Aged residents in nursing homes are at particularly high risk of fractures. Vitamin D and calcium have a preventative role.
To describe the use of vitamin D and calcium supplementations, and their association with nutritional factors among nursing home residents.
Our study is a cross-sectional assessment of long-term residents in all nursing homes in Helsinki during February 2003. We collected residents' background information, nutritional status (Mini Nutritional Assessment, MNA), and data on daily nursing routines in institutions, including nutritional care. Vitamin D and calcium supplementations were inquired after in the questionnaire and retrieved from residents' medication lists.
2,114 (87%) of all 2,424 eligible residents had available data on the use of vitamin D and calcium supplementation. Their mean age was 83 years, and 80.7% were female. Of all participants, 32.9% received vitamin D supplementation and 27.7% calcium supplementation. Altogether 20.0% received both. However, only 21.3% received vitamin D in the therapeutic dose of 10 mg (400 IU) or more, and 3.6% in the recommended dose of 20 microg (800 IU) or more. In logistic regression analysis, residents who received vitamin D supplementation also had better nutritional status (MNA), ate snacks between meals, did not have constipation and their weight was checked more frequently.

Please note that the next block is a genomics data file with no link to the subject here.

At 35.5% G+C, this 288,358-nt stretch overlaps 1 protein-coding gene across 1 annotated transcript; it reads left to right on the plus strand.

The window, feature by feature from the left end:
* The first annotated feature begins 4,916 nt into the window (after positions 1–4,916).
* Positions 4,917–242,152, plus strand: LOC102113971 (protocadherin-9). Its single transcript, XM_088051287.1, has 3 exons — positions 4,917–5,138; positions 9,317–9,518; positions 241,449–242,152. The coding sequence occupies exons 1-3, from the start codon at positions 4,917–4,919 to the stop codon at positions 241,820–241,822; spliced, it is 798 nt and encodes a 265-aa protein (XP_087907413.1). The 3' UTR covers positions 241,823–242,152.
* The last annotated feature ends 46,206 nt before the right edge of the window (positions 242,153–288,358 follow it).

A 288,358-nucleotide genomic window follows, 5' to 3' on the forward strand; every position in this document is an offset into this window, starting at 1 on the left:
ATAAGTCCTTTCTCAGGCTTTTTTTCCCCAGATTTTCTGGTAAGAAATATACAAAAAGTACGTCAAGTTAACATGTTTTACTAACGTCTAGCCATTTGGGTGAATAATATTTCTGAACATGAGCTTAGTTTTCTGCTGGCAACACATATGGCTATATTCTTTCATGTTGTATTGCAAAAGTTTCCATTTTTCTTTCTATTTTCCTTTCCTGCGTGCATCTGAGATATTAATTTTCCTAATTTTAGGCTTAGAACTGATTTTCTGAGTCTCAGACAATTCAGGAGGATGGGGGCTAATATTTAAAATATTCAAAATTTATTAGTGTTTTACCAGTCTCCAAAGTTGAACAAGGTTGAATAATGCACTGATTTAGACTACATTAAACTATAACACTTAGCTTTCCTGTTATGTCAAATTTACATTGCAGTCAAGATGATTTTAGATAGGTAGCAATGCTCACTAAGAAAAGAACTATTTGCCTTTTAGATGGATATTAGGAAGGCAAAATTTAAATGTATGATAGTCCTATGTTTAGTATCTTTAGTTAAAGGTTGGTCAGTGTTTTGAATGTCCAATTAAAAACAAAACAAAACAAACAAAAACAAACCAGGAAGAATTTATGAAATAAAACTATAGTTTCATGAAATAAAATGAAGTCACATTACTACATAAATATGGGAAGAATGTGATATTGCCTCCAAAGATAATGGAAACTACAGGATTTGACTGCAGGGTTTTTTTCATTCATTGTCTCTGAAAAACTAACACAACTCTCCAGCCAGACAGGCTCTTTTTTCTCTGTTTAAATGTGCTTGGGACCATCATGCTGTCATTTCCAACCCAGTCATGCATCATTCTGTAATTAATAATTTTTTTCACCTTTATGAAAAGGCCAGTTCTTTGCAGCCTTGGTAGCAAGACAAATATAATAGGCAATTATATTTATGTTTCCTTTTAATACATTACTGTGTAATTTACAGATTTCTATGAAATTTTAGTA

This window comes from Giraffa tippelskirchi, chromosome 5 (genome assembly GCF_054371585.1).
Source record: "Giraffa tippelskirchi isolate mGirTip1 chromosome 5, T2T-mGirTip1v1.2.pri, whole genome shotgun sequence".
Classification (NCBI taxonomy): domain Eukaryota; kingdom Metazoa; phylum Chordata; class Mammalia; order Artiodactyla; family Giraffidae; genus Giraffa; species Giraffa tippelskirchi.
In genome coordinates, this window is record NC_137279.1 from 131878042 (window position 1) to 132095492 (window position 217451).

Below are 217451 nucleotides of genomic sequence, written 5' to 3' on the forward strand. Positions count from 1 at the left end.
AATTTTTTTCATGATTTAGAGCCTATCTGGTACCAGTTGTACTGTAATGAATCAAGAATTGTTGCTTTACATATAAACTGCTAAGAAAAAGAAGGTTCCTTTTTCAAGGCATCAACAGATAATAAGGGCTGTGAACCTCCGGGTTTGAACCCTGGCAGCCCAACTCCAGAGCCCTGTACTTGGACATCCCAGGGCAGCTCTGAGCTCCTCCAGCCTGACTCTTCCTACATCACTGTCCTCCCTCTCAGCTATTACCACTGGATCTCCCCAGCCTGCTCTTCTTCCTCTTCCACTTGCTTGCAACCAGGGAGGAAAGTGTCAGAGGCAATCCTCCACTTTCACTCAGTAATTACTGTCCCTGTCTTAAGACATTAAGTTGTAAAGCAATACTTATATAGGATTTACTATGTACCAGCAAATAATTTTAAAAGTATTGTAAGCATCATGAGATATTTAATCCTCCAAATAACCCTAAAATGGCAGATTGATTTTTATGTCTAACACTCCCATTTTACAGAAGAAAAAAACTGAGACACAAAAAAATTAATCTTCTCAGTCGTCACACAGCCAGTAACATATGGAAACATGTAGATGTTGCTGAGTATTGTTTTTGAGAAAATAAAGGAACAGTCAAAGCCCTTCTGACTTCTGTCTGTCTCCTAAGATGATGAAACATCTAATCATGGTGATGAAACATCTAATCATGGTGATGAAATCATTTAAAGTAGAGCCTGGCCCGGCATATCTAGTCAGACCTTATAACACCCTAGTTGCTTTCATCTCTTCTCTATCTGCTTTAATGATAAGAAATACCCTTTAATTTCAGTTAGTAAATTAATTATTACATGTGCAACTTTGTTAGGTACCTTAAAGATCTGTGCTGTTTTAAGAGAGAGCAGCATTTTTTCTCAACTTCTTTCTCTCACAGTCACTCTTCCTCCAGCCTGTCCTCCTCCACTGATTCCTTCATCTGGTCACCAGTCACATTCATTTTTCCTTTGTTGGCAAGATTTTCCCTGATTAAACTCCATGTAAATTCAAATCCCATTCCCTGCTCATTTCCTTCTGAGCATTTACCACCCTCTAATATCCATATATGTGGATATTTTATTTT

Regardless of the known benefit and recommendation of vitamin D supplementation for the elderly residing mostly indoors, the proportion of nursing home residents receiving vitamin D and calcium was surprisingly low.